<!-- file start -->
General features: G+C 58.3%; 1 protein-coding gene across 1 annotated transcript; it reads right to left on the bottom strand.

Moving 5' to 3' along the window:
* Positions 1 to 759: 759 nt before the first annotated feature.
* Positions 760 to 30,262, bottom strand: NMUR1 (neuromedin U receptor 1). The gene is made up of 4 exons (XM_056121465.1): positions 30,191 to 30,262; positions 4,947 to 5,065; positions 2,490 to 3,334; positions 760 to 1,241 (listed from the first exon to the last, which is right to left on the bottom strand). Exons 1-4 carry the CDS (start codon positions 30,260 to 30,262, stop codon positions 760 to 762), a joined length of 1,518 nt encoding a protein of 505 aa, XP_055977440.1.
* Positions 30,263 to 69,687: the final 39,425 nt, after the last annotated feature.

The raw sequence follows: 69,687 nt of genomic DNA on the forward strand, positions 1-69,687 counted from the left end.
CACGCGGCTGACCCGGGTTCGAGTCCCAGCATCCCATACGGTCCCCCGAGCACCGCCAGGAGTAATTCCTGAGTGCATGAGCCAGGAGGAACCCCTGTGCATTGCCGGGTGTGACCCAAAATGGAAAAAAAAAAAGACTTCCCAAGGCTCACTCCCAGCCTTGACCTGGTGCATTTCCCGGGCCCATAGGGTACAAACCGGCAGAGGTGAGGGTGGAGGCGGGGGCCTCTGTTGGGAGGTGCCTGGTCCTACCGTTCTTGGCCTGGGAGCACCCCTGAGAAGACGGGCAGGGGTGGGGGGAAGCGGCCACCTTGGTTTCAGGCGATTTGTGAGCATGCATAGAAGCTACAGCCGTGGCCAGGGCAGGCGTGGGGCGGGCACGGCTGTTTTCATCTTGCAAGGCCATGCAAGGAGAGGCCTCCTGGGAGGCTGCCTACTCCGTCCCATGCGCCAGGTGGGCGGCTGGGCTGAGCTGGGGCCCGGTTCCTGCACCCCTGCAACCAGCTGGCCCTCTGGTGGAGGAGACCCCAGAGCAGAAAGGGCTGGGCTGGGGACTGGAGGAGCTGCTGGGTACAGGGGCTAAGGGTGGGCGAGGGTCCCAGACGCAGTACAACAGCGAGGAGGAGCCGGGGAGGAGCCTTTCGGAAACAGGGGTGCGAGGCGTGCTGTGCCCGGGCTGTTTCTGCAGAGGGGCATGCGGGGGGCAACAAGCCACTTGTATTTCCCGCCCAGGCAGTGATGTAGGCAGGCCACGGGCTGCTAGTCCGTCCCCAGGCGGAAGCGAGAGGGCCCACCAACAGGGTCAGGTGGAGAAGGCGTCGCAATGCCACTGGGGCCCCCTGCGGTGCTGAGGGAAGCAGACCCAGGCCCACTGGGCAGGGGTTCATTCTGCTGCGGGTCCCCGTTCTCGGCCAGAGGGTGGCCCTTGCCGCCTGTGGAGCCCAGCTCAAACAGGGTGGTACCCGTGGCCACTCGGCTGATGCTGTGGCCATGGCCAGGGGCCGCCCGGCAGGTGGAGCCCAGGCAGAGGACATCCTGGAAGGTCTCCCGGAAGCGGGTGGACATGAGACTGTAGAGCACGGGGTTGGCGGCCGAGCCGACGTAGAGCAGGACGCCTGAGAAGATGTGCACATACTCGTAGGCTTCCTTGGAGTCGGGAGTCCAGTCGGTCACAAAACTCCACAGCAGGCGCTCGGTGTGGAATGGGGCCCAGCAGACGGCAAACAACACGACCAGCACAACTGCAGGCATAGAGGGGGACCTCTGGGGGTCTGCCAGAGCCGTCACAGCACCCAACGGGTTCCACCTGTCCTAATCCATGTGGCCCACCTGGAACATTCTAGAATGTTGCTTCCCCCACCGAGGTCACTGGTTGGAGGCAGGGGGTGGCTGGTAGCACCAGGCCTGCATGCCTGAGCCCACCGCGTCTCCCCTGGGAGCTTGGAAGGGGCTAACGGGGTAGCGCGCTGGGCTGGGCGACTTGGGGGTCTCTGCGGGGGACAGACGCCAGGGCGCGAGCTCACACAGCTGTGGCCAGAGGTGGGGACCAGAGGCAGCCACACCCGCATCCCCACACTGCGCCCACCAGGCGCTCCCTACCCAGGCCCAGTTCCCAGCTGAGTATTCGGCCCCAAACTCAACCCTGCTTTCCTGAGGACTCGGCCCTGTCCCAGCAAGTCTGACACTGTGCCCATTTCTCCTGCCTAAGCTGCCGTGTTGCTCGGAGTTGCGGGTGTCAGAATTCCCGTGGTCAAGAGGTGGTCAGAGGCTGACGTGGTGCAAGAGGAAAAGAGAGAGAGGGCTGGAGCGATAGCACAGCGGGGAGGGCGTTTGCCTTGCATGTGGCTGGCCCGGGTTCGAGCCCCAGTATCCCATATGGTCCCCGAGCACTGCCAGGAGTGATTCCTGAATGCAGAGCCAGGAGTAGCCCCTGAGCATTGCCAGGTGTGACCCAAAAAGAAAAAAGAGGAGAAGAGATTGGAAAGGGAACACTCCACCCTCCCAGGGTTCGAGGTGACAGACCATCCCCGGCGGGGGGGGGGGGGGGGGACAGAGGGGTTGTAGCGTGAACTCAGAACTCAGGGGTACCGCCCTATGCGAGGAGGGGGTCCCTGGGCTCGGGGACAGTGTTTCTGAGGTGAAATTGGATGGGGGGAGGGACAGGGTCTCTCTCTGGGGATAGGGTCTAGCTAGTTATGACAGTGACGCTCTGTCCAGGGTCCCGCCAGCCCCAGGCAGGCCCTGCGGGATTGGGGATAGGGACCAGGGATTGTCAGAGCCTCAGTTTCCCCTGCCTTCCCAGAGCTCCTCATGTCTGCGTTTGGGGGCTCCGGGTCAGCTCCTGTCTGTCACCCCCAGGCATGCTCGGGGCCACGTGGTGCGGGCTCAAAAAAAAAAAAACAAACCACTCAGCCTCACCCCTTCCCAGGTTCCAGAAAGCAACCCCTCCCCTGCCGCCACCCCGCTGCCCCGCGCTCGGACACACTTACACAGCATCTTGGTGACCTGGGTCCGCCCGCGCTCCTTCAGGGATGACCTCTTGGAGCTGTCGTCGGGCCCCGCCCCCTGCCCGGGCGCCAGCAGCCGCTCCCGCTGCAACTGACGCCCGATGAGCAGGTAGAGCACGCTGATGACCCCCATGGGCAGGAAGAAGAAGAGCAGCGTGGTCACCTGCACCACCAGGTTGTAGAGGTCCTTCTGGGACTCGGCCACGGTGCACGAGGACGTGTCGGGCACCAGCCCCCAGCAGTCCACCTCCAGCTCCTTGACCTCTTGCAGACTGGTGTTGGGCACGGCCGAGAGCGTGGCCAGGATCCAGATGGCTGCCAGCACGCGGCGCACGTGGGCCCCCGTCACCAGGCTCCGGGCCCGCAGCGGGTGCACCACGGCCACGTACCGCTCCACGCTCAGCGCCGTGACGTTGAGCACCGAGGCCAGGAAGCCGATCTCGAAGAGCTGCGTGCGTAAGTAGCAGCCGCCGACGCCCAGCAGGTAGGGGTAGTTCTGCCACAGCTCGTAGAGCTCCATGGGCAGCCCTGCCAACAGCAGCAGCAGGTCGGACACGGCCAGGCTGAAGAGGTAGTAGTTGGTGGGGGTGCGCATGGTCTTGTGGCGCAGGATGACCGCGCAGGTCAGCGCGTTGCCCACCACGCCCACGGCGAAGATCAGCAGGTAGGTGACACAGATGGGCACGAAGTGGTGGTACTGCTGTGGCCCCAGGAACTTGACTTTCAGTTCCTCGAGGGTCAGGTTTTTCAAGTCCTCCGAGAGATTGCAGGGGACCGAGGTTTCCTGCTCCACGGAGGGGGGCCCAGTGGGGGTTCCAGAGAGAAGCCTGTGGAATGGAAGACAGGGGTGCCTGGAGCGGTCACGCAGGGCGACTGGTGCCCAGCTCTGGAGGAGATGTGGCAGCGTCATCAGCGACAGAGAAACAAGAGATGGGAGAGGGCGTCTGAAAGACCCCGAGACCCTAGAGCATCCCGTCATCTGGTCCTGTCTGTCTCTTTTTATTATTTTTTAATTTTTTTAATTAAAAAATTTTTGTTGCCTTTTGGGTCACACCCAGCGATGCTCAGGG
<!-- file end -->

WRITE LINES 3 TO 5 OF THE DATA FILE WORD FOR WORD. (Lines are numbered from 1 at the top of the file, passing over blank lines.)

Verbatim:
* Positions 1 to 759: 759 nt before the first annotated feature.
* Positions 760 to 30,262, bottom strand: NMUR1 (neuromedin U receptor 1). The gene is made up of 4 exons (XM_056121465.1): positions 30,191 to 30,262; positions 4,947 to 5,065; positions 2,490 to 3,334; positions 760 to 1,241 (listed from the first exon to the last, which is right to left on the bottom strand). Exons 1-4 carry the CDS (start codon positions 30,260 to 30,262, stop codon positions 760 to 762), a joined length of 1,518 nt encoding a protein of 505 aa, XP_055977440.1.
* Positions 30,263 to 69,687: the final 39,425 nt, after the last annotated feature.